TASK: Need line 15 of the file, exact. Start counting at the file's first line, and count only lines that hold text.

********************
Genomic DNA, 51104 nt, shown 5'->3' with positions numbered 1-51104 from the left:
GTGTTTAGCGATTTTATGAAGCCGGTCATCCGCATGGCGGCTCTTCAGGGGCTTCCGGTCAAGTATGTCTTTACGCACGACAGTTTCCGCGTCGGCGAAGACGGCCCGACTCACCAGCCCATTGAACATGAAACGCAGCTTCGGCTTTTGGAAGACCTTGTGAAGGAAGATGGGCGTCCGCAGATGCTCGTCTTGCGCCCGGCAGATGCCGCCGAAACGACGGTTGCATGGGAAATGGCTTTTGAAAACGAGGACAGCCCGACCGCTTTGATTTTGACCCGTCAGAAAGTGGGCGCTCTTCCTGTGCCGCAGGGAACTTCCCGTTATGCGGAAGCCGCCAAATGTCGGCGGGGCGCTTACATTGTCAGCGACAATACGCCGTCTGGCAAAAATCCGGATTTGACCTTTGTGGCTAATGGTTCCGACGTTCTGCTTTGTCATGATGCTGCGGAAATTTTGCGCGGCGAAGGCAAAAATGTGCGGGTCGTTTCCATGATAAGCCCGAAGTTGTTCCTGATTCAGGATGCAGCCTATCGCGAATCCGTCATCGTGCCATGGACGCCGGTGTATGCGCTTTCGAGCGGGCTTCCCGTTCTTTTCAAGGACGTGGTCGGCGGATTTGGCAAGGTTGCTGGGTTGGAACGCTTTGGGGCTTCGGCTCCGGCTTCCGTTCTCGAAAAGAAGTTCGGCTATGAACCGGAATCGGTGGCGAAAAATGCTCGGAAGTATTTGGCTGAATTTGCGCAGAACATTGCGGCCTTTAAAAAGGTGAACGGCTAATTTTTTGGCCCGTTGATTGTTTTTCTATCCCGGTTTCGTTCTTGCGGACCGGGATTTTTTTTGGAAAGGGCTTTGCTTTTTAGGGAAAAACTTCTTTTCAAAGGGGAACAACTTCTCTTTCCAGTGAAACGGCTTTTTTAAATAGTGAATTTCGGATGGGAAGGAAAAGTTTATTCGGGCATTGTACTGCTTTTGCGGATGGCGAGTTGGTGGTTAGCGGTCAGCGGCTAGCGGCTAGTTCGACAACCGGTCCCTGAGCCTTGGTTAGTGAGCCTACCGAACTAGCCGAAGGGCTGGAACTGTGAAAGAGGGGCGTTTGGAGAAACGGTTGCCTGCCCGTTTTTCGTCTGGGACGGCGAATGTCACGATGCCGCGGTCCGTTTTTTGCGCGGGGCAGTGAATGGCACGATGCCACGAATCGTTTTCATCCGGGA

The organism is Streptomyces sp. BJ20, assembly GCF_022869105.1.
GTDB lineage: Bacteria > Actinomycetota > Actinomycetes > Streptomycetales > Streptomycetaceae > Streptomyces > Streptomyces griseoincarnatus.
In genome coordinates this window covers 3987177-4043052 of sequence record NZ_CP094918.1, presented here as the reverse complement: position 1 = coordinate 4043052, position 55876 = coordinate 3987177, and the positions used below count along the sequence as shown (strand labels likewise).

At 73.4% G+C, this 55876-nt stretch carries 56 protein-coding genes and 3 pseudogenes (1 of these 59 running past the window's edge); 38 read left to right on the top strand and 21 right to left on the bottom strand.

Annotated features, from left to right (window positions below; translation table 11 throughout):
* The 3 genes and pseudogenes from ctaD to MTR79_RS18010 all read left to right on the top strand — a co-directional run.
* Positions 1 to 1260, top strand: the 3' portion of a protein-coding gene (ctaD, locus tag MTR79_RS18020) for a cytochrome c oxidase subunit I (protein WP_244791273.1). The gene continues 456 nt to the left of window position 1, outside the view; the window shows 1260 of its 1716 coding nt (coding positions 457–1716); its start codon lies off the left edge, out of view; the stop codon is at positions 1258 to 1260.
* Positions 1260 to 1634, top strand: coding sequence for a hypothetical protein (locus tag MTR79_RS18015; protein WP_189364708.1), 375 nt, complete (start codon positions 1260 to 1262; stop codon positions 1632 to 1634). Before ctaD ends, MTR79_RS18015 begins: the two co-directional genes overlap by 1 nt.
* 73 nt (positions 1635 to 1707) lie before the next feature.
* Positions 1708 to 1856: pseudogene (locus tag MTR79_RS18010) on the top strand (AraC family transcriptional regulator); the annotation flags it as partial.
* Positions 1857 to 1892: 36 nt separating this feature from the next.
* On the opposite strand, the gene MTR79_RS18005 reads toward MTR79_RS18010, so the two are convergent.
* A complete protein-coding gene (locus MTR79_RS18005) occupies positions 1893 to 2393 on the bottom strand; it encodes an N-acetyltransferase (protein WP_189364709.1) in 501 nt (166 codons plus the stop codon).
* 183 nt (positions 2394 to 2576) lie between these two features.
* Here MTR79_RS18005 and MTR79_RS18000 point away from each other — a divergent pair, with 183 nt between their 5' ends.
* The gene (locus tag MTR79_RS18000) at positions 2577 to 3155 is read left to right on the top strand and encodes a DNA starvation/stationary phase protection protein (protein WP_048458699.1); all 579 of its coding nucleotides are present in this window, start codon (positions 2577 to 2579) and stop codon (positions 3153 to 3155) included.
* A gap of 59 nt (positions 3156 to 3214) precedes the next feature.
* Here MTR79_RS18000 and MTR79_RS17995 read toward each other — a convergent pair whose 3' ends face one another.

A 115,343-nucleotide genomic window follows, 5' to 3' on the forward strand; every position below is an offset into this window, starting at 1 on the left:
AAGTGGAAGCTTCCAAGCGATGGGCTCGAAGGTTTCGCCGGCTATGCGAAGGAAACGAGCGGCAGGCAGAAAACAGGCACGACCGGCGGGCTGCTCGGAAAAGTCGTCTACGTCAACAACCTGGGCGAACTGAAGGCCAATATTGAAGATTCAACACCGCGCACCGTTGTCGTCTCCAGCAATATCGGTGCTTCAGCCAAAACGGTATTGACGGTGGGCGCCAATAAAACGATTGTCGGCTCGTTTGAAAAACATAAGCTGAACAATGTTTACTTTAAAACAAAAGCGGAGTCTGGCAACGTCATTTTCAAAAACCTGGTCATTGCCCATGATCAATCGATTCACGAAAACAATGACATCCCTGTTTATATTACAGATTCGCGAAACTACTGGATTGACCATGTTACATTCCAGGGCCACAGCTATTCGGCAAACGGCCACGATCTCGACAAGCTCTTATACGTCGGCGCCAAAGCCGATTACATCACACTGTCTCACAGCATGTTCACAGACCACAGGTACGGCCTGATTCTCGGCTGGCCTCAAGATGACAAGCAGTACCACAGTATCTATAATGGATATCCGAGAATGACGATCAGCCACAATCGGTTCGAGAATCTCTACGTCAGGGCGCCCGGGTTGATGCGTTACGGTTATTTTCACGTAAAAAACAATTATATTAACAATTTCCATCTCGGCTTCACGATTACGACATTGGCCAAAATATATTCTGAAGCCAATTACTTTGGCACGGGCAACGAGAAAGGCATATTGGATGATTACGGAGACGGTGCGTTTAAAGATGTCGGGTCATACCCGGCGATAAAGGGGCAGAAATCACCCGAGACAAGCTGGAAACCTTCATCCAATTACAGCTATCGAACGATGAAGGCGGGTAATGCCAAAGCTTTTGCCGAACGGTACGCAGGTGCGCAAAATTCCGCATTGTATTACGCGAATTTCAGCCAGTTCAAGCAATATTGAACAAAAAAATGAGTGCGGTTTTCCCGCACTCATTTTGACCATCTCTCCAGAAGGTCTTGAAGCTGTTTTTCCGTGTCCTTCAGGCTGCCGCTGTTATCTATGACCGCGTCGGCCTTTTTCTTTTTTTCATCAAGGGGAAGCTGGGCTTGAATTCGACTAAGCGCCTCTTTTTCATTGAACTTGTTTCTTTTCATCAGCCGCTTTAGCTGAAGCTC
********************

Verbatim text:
* A complete protein-coding gene (locus MTR79_RS18005) occupies positions 1893 to 2393 on the bottom strand; it encodes an N-acetyltransferase (protein WP_189364709.1) in 501 nt (166 codons plus the stop codon).